towards 50 cent coins."

To read the full article, see: Full Story


Adrián González Salinas of Monterrey, Nuevo León, México
writes: "I just read the following note and I thought it may be
interesting to The E-Sylum readers. [The article is from the
Sydney Morning Herald, October 18. -Editor]:

"The Electronic Frontier Foundation says it has deciphered a
code of colored dots used in Xerox's DocuColor under an
agreement with the US federal government. Xerox agreed to
program its printer to put encoded dots on all documents so
federal investigators could track the source of counterfeit currency.
The dots appear in an 8 x 15 grid visible only under a magnifying
glass or blue light, and give the date and time of a print-out and
the serial number of the printer that made it."

"The dots are visible only with a magnifying glass or under blue
light, which causes them to appear black.

By analysing test pages printed out by supporters worldwide
and by staffers at various FedEx Kinko's locations, researchers
found that some of the dots corresponded to the printers' serial
numbers. Other dots refer to the date and time of the printing."

To read the complete article, see: Full Story


Yossi Dotan writes: "Last week's E-Sylum had Dick Johnson's
story of a stamp of the coin. Other examples of stamps on
coins are the following:

British Virgin Islands
125th Anniversary of Death of Rowland Hill
KM-284 5 dollars 2004 .990 red titanium
KM-285 75 dollars 2004 .990 red titanium center
in .999 gold ring

The reverse depicts the 1 cent stamp of 1856 of British Guiana
(now Guyana). It was printed in British Guiana in black ink on
magenta (purplish red) paper by order of the postmaster of the
colony, when the stock of regular stamps of the colony was sold
out before arrival of a fresh shipment from the London printers.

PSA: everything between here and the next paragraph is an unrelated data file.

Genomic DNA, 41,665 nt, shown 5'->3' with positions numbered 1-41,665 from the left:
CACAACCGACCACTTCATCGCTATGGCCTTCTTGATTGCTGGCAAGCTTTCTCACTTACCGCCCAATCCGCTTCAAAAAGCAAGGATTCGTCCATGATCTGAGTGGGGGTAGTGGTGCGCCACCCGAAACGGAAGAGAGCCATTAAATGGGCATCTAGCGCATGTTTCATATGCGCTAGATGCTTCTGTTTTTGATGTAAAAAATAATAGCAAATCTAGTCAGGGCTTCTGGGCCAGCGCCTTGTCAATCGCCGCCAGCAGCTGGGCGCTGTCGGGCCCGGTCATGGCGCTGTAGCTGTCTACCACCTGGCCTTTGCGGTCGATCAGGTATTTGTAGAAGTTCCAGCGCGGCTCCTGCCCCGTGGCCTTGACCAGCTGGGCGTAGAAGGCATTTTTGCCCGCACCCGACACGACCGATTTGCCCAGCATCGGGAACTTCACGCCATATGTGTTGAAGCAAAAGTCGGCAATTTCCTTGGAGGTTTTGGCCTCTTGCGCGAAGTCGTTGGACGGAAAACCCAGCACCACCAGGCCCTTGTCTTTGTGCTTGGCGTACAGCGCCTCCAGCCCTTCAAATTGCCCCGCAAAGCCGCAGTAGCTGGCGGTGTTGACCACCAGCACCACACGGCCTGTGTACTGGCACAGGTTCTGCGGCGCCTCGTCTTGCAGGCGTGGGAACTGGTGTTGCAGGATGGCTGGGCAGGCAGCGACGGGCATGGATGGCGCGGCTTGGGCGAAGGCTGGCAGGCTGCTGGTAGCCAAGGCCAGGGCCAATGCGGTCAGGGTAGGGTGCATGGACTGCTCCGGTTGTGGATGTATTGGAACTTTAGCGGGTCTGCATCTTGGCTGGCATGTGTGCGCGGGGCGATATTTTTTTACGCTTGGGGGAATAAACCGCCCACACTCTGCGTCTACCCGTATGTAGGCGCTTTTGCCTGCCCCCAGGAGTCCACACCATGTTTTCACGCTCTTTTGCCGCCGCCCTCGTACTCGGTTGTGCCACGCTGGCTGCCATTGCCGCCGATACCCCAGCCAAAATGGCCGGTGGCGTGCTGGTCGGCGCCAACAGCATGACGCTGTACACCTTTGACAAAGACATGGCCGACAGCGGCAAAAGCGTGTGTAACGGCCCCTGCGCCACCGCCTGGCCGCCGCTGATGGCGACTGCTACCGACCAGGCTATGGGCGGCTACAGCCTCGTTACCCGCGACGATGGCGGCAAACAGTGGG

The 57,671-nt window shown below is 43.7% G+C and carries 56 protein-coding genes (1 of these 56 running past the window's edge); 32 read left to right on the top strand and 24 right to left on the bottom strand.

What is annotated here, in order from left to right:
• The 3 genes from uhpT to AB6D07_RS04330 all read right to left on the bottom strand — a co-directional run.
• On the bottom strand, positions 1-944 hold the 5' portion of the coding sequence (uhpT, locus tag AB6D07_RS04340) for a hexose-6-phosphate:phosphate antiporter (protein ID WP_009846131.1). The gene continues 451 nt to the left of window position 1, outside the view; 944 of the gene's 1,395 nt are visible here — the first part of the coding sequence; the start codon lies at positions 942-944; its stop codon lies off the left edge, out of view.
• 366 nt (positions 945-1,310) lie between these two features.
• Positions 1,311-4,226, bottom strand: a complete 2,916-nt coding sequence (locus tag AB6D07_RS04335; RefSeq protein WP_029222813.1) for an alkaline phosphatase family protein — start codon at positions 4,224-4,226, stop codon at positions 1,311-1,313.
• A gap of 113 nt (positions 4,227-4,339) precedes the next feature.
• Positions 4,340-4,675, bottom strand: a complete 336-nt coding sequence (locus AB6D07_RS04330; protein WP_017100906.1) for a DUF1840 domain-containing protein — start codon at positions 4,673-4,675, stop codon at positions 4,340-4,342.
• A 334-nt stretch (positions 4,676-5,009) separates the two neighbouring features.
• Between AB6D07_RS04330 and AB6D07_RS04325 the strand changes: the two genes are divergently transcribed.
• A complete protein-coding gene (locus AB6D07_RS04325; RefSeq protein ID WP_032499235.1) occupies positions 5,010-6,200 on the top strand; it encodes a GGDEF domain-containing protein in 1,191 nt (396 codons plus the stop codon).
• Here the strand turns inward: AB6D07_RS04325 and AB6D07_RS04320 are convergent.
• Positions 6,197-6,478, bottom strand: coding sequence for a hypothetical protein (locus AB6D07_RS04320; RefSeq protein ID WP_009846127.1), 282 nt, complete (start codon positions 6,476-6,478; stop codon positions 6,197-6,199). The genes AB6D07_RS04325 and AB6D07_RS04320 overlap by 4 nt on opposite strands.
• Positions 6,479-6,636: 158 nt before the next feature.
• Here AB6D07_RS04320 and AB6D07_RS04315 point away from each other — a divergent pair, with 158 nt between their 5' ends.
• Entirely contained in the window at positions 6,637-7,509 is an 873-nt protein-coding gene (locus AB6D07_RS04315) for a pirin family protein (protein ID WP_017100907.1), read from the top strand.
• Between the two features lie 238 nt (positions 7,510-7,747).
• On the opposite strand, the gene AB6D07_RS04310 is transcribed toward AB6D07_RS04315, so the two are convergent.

(The red color of the titanium coins alludes to the color of the
stamp). The stamp was initialed by a post office employee as
a security measure. The only stamp known of this issue was
discovered in 1873 by Vernon Vaughan, a 12-year-old schoolboy
living in Georgetown, British Guiana. It is the world’s rarest stamp,
and was sold in 1980 for $935,000. The coin honors Rowland
Hill (1795-1879), an English schoolmaster who in 1837 published
a pamphlet "Post Office Reform: Its Importance and Practicability,"
in which he proposed the use of pre-printed envelopes and
adhesive postage stamps to indicate prepayment of postage. Hill’s
plan also called for a uniform low postage rate to anywhere in the
British Isles, instead of a much higher variable rate depending on
distance and the number of sheets of paper that was paid by the
receiver. Hill’s invention, for which he was knighted, made
communication by mail by the masses both affordable and practical,
and resulted in the issue of the first stamp in the world in England
in 1840.

Isle of Man
150th Anniversary of "Penny Black" Stamp
KM-267 1 crown 1990 "pearl black" copper-nickel, issued
also in .925 silver, .917 gold and .950 platinum

The reverse depicts the black one penny stamp issued by
Great Britain in 1840. (The special black finish of the coin
alludes to the color of the stamp). Adhesive stamps became
possible when Sir Rowland Hill devised the system of uniform
penny postage to make it easy for the public to mail letters
when post offices were not open. The system came into
operation Jan. 10, 1840. The first adhesive stamp, the so-called
Penny Black, became valid for English postage May 6, 1840.
The British Treasury held a nationwide competition in 1839 to
obtain suitable stamp designs, but Hill's own suggestion of using
Queen Victoria's profile (based on the classic Wyon medallic
portrait) was finally adopted. It proved so popular it was used
on every British stamp until 1902! The "Pearl Black" technique
was a pioneering metal concept by the Pobjoy Mint. It created
a black coloration in either copper-nickel or silver by introducing